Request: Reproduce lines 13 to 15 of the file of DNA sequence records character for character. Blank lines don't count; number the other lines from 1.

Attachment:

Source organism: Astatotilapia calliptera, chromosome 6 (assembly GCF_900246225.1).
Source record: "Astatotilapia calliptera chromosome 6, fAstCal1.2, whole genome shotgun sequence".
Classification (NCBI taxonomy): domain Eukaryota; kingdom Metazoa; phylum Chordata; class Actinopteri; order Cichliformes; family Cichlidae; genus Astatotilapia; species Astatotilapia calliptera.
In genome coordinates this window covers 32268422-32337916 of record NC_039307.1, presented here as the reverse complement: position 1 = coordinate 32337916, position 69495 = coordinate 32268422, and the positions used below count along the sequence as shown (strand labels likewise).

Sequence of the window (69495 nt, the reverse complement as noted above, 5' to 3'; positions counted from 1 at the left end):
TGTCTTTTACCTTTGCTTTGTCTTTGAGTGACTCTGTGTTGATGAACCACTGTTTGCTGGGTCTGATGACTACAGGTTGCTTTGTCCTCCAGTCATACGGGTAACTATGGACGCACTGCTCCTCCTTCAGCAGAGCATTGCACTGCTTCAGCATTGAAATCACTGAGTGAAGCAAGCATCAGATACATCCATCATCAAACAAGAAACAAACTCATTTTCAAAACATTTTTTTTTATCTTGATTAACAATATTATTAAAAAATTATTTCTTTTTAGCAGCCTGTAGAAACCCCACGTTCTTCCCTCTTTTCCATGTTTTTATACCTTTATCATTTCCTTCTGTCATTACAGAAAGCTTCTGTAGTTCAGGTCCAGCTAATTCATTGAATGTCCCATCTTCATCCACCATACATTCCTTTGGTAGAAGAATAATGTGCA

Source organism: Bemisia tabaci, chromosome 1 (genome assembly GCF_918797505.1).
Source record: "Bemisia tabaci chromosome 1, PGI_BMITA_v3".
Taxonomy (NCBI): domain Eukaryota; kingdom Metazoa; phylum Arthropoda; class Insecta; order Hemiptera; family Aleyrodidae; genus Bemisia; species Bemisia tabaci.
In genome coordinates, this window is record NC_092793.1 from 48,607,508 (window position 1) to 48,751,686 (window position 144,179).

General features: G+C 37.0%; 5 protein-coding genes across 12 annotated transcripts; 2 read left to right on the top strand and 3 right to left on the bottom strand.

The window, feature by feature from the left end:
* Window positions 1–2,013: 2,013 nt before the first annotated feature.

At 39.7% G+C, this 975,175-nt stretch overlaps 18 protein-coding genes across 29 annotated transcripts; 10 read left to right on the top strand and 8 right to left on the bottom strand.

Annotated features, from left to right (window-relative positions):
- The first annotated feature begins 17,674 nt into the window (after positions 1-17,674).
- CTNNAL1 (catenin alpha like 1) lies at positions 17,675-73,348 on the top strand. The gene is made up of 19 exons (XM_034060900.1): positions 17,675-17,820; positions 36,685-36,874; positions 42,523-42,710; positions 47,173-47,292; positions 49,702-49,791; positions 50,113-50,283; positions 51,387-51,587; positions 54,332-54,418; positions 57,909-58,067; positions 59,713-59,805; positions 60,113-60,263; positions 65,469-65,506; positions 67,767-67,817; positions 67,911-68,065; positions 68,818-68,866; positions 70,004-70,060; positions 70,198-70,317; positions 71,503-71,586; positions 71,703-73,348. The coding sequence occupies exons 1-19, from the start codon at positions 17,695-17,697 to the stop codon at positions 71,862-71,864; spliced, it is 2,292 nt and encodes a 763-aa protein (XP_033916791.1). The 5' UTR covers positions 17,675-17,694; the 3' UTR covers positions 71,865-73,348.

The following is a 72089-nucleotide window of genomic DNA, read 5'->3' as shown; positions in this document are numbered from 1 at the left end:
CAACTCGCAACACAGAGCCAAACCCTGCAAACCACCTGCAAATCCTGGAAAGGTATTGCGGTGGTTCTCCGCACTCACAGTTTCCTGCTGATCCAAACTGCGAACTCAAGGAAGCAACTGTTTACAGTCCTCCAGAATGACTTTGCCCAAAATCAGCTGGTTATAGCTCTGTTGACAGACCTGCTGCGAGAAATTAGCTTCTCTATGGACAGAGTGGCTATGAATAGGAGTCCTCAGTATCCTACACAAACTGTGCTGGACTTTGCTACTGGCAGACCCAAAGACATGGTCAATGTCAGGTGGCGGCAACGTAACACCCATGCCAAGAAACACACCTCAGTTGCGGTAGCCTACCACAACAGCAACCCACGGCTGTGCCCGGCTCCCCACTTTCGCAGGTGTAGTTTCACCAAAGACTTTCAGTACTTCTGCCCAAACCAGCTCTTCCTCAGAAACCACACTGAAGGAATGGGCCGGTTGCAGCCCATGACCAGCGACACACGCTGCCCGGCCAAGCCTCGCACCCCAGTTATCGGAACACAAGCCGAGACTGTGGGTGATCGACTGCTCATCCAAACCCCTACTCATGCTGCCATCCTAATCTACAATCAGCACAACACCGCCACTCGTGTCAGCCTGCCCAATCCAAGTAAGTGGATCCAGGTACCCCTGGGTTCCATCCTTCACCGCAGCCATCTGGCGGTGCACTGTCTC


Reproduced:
* Window positions 1–2,013: 2,013 nt before the first annotated feature.

At 39.7% G+C, this 975,175-nt stretch overlaps 18 protein-coding genes across 29 annotated transcripts; 10 read left to right on the top strand and 8 right to left on the bottom strand.

Annotated features, from left to right (window-relative positions):